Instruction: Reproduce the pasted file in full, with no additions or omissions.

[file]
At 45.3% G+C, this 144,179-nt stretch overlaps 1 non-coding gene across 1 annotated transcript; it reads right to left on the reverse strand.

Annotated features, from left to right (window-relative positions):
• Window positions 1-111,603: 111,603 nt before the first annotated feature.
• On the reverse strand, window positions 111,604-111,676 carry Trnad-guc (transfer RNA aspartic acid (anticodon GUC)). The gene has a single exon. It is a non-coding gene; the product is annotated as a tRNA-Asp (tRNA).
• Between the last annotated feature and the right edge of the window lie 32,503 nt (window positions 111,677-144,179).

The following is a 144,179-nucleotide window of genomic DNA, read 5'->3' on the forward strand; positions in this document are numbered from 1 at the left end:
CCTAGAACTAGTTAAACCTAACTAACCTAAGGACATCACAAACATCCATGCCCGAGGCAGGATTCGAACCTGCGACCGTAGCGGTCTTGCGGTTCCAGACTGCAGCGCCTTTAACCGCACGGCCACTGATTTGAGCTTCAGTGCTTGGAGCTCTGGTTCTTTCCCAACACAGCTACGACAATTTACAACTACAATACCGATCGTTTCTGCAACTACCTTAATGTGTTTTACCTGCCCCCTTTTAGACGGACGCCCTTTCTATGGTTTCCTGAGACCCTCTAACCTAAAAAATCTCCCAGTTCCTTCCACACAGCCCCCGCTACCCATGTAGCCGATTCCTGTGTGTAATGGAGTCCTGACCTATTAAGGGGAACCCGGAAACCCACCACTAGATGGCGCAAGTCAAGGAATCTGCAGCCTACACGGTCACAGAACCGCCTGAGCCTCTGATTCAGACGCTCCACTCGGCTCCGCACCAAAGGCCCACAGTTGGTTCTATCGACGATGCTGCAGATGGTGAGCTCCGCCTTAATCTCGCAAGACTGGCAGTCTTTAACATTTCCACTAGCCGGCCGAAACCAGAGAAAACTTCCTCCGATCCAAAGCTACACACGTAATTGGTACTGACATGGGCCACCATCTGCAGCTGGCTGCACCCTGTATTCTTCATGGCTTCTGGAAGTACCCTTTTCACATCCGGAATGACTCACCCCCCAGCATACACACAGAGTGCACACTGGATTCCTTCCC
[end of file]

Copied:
At 45.3% G+C, this 144,179-nt stretch overlaps 1 non-coding gene across 1 annotated transcript; it reads right to left on the reverse strand.

Annotated features, from left to right (window-relative positions):
• Window positions 1-111,603: 111,603 nt before the first annotated feature.
• On the reverse strand, window positions 111,604-111,676 carry Trnad-guc (transfer RNA aspartic acid (anticodon GUC)). The gene has a single exon. It is a non-coding gene; the product is annotated as a tRNA-Asp (tRNA).
• Between the last annotated feature and the right edge of the window lie 32,503 nt (window positions 111,677-144,179).

The following is a 144,179-nucleotide window of genomic DNA, read 5'->3' on the forward strand; positions in this document are numbered from 1 at the left end:
CCTAGAACTAGTTAAACCTAACTAACCTAAGGACATCACAAACATCCATGCCCGAGGCAGGATTCGAACCTGCGACCGTAGCGGTCTTGCGGTTCCAGACTGCAGCGCCTTTAACCGCACGGCCACTGATTTGAGCTTCAGTGCTTGGAGCTCTGGTTCTTTCCCAACACAGCTACGACAATTTACAACTACAATACCGATCGTTTCTGCAACTACCTTAATGTGTTTTACCTGCCCCCTTTTAGACGGACGCCCTTTCTATGGTTTCCTGAGACCCTCTAACCTAAAAAATCTCCCAGTTCCTTCCACACAGCCCCCGCTACCCATGTAGCCGATTCCTGTGTGTAATGGAGTCCTGACCTATTAAGGGGAACCCGGAAACCCACCACTAGATGGCGCAAGTCAAGGAATCTGCAGCCTACACGGTCACAGAACCGCCTGAGCCTCTGATTCAGACGCTCCACTCGGCTCCGCACCAAAGGCCCACAGTTGGTTCTATCGACGATGCTGCAGATGGTGAGCTCCGCCTTAATCTCGCAAGACTGGCAGTCTTTAACATTTCCACTAGCCGGCCGAAACCAGAGAAAACTTCCTCCGATCCAAAGCTACACACGTAATTGGTACTGACATGGGCCACCATCTGCAGCTGGCTGCACCCTGTATTCTTCATGGCTTCTGGAAGTACCCTTTTCACATCCGGAATGACTCACCCCCCAGCATACACACAGAGTGCACACTGGATTCCTTCCC